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Evening Walk

Salim Yusufji

The town absorbed in pooling dusk

is poplar masts, all willow-tossed,

and lost beneath the valley’s toil

of darkening green. Like a sea

in oils — and just as still — that’s seen

to lap-unwrap some jutting coast,

this mass has set in a boil against

its sheer surrounds of sand-dry earth.


They floored an ocean long ago:

this furred and whorled and welling dark

in arabesques unfurled below,

the jagged surge, its patient shore.

While Buddhists say that when the Phags-

Pa Dhitika was here he drove

a lake away, and that’s when Leh

emerged as land. The story stays.


As Buddhist lore assumes the town

submerged in its evening lake,

we stand uphill, my dogs and I,

a motley, straggling band of four —

one dogs my heel, two others stray

to scent and mark the Tethyian shore;

and all intent, each one alone,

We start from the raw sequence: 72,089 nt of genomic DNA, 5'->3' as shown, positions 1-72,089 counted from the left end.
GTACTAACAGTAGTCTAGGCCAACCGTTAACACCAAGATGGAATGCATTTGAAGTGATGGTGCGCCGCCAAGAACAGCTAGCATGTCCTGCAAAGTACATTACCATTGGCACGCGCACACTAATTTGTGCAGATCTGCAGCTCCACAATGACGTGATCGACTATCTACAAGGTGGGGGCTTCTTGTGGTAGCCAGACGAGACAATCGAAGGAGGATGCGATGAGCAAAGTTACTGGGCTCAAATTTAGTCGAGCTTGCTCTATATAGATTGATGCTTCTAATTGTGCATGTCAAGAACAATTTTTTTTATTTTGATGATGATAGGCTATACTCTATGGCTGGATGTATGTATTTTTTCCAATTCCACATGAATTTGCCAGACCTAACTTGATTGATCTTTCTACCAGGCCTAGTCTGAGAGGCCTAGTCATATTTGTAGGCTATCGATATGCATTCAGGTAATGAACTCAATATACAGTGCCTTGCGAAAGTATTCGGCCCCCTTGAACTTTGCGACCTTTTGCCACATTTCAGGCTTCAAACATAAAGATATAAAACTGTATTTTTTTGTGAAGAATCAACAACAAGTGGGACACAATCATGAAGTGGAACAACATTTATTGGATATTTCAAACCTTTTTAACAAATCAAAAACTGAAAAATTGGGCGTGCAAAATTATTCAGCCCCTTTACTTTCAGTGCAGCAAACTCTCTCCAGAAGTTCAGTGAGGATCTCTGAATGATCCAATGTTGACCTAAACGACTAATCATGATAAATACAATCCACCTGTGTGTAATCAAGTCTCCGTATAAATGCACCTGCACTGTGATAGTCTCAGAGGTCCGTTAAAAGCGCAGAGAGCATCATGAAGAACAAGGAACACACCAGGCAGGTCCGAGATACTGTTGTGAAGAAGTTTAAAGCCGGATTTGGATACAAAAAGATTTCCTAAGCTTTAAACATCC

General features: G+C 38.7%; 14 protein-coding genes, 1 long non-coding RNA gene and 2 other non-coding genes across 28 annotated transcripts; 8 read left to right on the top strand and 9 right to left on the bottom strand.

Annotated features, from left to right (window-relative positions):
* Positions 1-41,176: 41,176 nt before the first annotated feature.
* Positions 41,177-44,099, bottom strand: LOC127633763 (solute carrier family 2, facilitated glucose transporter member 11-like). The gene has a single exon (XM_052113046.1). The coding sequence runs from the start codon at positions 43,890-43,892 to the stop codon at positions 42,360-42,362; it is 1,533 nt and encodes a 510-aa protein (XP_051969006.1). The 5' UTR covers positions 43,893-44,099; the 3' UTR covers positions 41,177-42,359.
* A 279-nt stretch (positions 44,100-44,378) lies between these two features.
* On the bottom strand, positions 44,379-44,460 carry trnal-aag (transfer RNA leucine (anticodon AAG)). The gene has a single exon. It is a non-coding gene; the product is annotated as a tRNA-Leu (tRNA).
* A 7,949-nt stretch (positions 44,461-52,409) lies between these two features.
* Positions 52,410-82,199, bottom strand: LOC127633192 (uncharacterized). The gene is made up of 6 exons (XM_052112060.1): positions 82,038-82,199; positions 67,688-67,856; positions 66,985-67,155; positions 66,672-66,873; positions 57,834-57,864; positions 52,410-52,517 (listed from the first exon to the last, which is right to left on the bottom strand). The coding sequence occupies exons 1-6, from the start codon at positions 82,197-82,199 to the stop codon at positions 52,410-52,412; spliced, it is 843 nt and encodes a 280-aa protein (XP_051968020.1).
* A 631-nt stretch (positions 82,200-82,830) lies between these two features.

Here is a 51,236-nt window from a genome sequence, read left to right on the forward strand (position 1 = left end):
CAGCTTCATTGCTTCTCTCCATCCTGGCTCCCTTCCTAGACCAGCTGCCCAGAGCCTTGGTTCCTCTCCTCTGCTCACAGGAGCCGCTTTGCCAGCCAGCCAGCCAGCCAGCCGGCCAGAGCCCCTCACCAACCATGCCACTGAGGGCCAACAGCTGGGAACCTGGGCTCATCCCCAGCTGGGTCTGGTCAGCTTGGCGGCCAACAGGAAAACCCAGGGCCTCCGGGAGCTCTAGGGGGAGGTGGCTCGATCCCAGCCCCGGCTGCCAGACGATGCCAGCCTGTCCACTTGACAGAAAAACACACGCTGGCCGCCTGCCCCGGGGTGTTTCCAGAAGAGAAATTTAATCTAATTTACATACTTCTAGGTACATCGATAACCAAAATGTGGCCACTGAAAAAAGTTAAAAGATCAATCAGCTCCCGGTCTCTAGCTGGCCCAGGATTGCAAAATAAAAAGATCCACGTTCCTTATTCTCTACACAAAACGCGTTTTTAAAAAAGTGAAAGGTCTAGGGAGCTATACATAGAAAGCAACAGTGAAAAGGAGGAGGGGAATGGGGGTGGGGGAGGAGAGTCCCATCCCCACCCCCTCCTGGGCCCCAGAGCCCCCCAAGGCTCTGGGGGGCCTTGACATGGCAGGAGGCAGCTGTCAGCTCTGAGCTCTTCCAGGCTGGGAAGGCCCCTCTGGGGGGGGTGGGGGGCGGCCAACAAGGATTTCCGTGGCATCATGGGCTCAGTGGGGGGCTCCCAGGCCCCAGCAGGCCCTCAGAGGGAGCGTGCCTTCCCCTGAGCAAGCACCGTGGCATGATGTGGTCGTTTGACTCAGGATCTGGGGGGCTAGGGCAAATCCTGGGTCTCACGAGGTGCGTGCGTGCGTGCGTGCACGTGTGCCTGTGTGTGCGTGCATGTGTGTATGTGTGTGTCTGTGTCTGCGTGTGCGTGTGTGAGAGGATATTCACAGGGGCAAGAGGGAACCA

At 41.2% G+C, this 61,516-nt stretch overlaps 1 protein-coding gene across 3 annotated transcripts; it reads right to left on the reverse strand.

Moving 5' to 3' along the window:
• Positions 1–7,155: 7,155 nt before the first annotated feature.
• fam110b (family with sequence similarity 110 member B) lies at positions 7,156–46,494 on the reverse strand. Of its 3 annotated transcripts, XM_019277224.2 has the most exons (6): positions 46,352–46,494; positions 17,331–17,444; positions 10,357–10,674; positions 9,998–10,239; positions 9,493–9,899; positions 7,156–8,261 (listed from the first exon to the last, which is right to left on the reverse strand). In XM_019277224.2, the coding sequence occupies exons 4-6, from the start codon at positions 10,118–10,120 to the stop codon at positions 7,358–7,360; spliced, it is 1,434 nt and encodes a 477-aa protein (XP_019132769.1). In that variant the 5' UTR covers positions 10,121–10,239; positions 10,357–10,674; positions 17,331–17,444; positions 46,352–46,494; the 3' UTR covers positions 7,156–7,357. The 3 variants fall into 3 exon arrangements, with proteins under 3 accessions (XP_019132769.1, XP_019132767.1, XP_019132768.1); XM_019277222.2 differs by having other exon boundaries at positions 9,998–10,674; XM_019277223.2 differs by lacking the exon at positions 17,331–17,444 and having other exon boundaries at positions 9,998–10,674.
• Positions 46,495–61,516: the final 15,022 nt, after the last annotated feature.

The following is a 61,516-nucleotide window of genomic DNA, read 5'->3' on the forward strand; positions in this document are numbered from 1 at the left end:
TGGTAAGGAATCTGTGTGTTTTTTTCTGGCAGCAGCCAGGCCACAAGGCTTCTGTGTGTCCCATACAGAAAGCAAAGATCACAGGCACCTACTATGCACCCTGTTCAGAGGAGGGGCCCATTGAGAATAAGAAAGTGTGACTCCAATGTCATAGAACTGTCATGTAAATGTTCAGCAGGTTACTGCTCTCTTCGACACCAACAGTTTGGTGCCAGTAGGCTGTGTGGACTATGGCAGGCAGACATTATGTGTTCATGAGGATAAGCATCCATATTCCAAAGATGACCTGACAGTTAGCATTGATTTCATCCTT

we slowly turn towards our home.

Salim Yusufji was a schoolteacher for fifteen years, and has previously edited Ambedkar: The Attendant Details, a selection of reminiscences by people in close proximity to B.R. Ambedkar. He is also the co-editor of Battling for India: A Citizen’s Reader.

Vasudha Thozhur was born in 1956 in Mysore. She studied at the College of Arts and Crafts, Madras, and at the School of Art and Design in Croydon, UK. She lived and worked in Chennai from 1981 to 1997 and in Baroda from 1997 to 2013. She is currently associate professor in the Department of Art, Design and Performing Arts at the Shiv Nadar University, Dadri.